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Biotechs strike partnerships to spread their costs, risks
Jan 16, 2012 | by Robert Weisman | The Boston Globe
In long days packed with back-to-back meetings last week, Tillman Gerngross pressed drug company leaders from around the world to farm out some specialized research and development to his New Hampshire start-up, Adimab LLC.
Gerngross even bought advertisements promoting his biotech firm on this city’s fabled cable cars to catch executives’ attention as the cars rumbled down Powell Street past the Westin St. Francis hotel, where more than 8,000 life sciences movers and shakers congregated for the 30th annual J.P. Morgan Healthcare Conference.
“Pharmaceutical companies are tuning down their internal R&D,’’ said Gerngross, an engineering professor at Dartmouth, who has booked business from Pfizer Inc., Merck & Co., Novartis AG, and Weston-based Biogen Idec Inc., and other drug makers. “That’s very positive for companies like ours.’’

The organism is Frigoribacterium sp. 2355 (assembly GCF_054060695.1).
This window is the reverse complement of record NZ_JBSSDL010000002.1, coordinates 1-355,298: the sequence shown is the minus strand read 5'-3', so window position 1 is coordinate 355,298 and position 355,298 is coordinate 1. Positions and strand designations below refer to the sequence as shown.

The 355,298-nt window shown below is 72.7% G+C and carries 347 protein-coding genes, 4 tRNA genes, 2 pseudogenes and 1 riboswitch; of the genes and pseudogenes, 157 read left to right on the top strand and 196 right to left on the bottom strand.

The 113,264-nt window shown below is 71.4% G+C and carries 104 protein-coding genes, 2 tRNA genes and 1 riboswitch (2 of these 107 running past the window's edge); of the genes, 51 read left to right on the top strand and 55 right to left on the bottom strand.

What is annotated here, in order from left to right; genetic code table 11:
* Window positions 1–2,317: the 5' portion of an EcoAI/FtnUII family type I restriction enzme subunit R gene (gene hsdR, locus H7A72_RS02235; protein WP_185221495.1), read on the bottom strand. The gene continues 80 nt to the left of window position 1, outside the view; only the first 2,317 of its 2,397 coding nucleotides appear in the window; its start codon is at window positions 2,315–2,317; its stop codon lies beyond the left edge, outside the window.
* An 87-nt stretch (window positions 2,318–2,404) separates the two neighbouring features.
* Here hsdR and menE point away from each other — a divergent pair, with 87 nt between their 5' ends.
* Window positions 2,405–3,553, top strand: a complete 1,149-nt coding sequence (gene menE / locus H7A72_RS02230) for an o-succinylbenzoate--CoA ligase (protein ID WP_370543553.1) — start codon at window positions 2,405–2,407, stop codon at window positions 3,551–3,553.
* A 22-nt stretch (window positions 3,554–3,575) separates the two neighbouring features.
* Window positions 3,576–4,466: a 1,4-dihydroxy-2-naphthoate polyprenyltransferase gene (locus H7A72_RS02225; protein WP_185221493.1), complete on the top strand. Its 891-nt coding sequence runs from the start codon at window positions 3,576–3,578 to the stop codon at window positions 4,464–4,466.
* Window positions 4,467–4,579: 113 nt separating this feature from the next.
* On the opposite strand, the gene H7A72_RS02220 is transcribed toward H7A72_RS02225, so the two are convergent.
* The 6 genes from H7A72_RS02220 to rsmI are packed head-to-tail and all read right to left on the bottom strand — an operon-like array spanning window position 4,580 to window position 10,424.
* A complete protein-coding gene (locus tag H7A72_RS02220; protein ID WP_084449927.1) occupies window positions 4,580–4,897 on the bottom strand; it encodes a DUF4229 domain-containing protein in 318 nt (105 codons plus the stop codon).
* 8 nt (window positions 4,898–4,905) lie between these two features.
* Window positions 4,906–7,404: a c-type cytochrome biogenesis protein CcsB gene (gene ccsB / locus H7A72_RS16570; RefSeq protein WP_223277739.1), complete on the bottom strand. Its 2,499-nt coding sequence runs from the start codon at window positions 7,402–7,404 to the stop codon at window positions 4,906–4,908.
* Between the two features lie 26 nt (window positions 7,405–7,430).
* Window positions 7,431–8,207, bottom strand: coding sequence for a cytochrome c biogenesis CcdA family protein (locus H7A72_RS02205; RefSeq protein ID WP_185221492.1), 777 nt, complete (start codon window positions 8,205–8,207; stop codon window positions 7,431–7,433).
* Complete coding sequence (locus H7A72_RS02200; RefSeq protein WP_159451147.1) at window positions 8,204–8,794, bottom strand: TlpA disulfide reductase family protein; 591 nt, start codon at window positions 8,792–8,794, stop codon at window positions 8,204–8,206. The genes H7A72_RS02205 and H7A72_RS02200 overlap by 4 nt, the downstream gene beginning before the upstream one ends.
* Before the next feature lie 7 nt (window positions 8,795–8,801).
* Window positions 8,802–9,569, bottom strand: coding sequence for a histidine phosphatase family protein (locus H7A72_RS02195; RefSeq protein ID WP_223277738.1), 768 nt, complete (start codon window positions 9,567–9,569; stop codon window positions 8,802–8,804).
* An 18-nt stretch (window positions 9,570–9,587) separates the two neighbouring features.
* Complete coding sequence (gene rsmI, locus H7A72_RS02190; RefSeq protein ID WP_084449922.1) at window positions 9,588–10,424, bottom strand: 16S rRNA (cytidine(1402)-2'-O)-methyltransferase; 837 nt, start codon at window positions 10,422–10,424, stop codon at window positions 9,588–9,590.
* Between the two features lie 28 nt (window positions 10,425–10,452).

Adimab, of Lebanon, N.H., was one of hundreds of smaller biotechnology and medical device firms seeking to find research partners, strike collaborations, raise money, buy other companies, or be acquired themselves in the nonstop deal making that surrounded the annual conference. After several sluggish years, life sciences deal making has begun to rebound, with investors and companies increasingly turning to partnerships to share the costs and risks of bringing expensive new therapies to market.
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